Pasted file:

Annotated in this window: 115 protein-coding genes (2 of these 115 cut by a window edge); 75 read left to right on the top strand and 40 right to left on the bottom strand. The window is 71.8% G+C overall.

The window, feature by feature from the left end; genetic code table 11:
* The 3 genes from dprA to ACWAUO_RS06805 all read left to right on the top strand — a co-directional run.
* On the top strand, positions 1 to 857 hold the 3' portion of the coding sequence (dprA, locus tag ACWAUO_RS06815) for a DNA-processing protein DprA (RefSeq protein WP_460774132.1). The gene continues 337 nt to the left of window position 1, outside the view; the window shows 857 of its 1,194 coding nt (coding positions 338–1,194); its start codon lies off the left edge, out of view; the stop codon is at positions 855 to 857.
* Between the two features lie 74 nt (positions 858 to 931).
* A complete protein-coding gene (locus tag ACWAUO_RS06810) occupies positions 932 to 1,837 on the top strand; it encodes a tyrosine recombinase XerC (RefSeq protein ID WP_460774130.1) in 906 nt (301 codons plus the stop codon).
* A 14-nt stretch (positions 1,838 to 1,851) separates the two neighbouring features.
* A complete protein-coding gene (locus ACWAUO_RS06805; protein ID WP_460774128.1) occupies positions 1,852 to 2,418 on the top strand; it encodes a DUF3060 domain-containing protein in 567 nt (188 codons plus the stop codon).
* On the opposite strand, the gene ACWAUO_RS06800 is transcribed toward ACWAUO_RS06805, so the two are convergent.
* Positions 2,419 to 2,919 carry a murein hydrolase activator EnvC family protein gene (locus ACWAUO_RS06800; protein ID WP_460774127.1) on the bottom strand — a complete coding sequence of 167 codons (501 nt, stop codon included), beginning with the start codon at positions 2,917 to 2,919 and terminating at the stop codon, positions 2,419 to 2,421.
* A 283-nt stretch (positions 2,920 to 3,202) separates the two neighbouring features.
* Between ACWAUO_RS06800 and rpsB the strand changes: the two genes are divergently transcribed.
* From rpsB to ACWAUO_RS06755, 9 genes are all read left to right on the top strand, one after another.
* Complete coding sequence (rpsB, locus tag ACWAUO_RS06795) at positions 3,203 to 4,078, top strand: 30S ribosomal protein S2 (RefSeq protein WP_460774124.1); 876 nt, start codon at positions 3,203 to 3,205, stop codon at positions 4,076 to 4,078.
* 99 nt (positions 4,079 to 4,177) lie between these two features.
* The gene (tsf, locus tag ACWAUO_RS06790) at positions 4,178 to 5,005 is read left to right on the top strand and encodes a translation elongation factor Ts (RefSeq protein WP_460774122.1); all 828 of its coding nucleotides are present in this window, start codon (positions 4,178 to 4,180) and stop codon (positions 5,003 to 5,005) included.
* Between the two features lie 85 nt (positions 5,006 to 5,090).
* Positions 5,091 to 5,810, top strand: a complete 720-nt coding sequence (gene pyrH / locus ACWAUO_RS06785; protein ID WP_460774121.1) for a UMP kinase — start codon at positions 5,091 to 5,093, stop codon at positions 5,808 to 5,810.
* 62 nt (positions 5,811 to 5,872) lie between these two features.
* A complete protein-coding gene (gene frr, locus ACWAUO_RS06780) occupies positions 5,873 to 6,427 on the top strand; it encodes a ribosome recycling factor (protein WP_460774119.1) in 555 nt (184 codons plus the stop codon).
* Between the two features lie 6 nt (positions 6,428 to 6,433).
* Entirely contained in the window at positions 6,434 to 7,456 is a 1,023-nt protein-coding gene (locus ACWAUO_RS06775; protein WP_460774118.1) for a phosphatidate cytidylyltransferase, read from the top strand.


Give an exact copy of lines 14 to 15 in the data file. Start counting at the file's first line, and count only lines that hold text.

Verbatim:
* Complete coding sequence (rpsB, locus tag ACWAUO_RS06795) at positions 3,203 to 4,078, top strand: 30S ribosomal protein S2 (RefSeq protein WP_460774124.1); 876 nt, start codon at positions 3,203 to 3,205, stop codon at positions 4,076 to 4,078.
* 99 nt (positions 4,079 to 4,177) lie between these two features.